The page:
The Great Ace Attorney Chronicles Review: Thrilling legal drama

The Great Ace Attorney Chronicles is the most narratively and thematically consistent entry to date for the legal drama series.

Admirers of the larger-than-life legal drama series, Ace Attorney, have long awaited an official English translation of The Great Ace Attorney duology (Adventures and Resolve), a period piece previously only available in Japan. Now meticulously presented together for Western audiences in The Great Ace Attorney Chronicles, it’s narratively and thematically the most consistent entry in the series’ 20-year history. Filled with a wonderfully eclectic cast of characters while intelligently exploring pertinent matters of race and justice, it’s a gripping visual novel adventure.

Set across a fictionalised version of 19th century Japan and Great Britain during the Meiji era, The Great Ace Attorney Chronicles places you in the role of accidental defence lawyer Ryunosuke Naruhodo–ancestor of long-running series protagonist Phoenix Wright – aided by judicial assistant Susato Mikotoba, seeking to defend clients in court and uncover a grand conspiracy simmering in the background. The pair collaborate frequently with Herlock Sholmes – a thinly veiled characterisation of the famous Baker Street detective – whose enigmatic portrayal as an absolute himbo of a private investigator with mad scientist tendencies makes for frequent moments of hilarity among the sometimes macabre events. 

Each case you take on is divided into separate episodes where you cross-examine witness testimony and deconstruct arguments by selecting from a range of responses and available evidence. On paper, the Ace Attorney formula seems like a dull form of videogame with limited interactivity and influence, but this couldn’t be further from the truth Ryunosuke fights tooth and nail to uphold. Your brain gets a good workout analysing clues and presenting evidence in the courtroom or out in the field in order to progress the story. And, as with other games in the series, every crime and subsequent investigation increases in complexity, adding a wealth of dramatic tension to the story. Don’t expect to encounter realistic legal proceedings here, as typical courtroom protocol is thrown out the window, especially with surprise evidence revealed deep into each trial, along with outlandish implications at each turn.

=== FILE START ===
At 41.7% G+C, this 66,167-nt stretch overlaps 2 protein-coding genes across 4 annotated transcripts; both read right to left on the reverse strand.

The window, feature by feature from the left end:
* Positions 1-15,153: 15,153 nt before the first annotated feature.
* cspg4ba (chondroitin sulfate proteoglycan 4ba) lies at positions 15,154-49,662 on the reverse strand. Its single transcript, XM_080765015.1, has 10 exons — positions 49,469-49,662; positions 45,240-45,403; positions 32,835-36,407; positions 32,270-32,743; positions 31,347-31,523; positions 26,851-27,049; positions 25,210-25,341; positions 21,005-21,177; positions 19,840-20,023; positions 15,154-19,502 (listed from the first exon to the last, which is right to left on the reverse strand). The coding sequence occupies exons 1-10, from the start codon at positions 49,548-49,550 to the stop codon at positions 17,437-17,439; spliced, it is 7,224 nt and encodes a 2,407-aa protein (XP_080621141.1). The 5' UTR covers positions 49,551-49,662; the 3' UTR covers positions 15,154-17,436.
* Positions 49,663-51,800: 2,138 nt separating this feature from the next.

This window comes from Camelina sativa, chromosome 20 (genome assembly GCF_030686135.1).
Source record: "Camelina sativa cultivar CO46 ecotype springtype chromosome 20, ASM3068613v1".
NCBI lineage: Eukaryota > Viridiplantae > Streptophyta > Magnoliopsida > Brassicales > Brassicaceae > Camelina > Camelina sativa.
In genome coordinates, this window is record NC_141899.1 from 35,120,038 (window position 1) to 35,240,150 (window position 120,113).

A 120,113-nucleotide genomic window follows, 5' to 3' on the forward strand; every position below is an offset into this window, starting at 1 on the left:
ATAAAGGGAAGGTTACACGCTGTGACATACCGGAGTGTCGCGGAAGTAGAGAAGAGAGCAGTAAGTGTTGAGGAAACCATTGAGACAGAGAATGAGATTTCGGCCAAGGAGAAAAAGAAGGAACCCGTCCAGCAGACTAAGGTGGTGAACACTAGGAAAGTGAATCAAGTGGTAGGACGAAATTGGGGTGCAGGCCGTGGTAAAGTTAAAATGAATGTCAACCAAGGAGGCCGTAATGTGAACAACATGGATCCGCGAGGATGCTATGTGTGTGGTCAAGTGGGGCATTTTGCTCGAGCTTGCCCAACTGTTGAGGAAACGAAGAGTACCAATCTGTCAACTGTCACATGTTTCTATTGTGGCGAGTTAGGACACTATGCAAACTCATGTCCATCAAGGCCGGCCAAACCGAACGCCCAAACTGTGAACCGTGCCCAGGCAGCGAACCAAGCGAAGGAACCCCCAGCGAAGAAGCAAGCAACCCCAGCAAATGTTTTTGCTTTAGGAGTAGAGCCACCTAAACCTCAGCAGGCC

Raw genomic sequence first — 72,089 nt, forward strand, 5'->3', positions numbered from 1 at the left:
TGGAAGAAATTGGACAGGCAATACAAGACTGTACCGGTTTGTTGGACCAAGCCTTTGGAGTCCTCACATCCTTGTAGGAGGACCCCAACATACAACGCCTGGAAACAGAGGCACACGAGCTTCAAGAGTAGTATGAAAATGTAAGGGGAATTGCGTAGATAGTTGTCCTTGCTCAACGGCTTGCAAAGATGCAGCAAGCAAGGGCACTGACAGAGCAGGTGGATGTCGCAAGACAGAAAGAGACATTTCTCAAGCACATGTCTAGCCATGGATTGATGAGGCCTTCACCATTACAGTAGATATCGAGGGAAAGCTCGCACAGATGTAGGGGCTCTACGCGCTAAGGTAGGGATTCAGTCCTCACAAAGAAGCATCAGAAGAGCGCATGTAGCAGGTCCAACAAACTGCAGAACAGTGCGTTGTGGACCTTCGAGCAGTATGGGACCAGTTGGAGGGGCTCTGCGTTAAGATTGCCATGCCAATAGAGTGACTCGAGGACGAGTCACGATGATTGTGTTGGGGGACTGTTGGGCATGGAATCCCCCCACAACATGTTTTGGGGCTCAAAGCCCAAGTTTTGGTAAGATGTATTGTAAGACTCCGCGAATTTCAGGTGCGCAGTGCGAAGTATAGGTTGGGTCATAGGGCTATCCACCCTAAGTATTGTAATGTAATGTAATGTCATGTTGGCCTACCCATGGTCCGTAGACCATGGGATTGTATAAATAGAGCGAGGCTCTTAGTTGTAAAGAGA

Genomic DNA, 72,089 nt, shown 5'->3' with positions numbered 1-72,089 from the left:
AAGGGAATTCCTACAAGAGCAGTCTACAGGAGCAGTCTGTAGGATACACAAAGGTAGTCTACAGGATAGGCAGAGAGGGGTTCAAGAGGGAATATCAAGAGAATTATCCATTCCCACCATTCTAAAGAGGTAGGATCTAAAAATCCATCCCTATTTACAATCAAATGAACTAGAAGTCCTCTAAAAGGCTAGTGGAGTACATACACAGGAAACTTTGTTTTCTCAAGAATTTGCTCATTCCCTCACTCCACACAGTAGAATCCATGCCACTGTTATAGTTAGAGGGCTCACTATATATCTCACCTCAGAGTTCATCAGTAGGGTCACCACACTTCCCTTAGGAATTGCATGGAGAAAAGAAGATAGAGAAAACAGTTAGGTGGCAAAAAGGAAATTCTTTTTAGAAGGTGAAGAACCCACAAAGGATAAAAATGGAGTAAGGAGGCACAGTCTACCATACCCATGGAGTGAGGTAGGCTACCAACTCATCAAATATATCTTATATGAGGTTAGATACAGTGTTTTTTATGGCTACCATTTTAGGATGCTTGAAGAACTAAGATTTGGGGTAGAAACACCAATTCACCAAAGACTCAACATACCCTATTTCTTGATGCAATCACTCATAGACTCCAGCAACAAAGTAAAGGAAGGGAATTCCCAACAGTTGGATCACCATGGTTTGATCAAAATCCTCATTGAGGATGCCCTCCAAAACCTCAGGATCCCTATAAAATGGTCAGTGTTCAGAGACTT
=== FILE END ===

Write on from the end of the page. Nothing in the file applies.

The Great Ace Attorney Chronicles’ vivid presentation forms a significant part of what keeps each endlessly twisting investigation so engrossing. Maintaining the style of its original iteration on the Nintendo 3DS, characters are rendered in 3D against beautifully illustrated 2D backgrounds, replete with delightful animations that accentuate their varied, quirky personalities. Ace Attorney games are also known for their catchy soundtracks, an area The Great Ace Attorney Chronicles continues to excel in with period-appropriate orchestrations replacing the signature electronic arrangements, which help guide the narrative tension accordingly.

But no aspect of The Great Ace Attorney Chronicles is worthy of more praise than its stellar writing and localisation. This is by far the most authentic entry in the Ace Attorney series in terms of its portrayal of characters and their cultural differences. Previous games in the series suffered from an inconsistent cultural mishmash, set in a bastardised hybrid of America and Japan and westernising Japanese references despite obvious, Asian-presenting characters. None of this discord is present in The Great Ace Attorney Chronicles, with Japanese characters portrayed believably, and cultural misunderstandings and differences serving as a major part of the ongoing narrative. Plenty of witty verbal jousting and entertaining one-liners make the game’s script an effortlessly entertaining read, with some key moments sure to become iconic in their own right.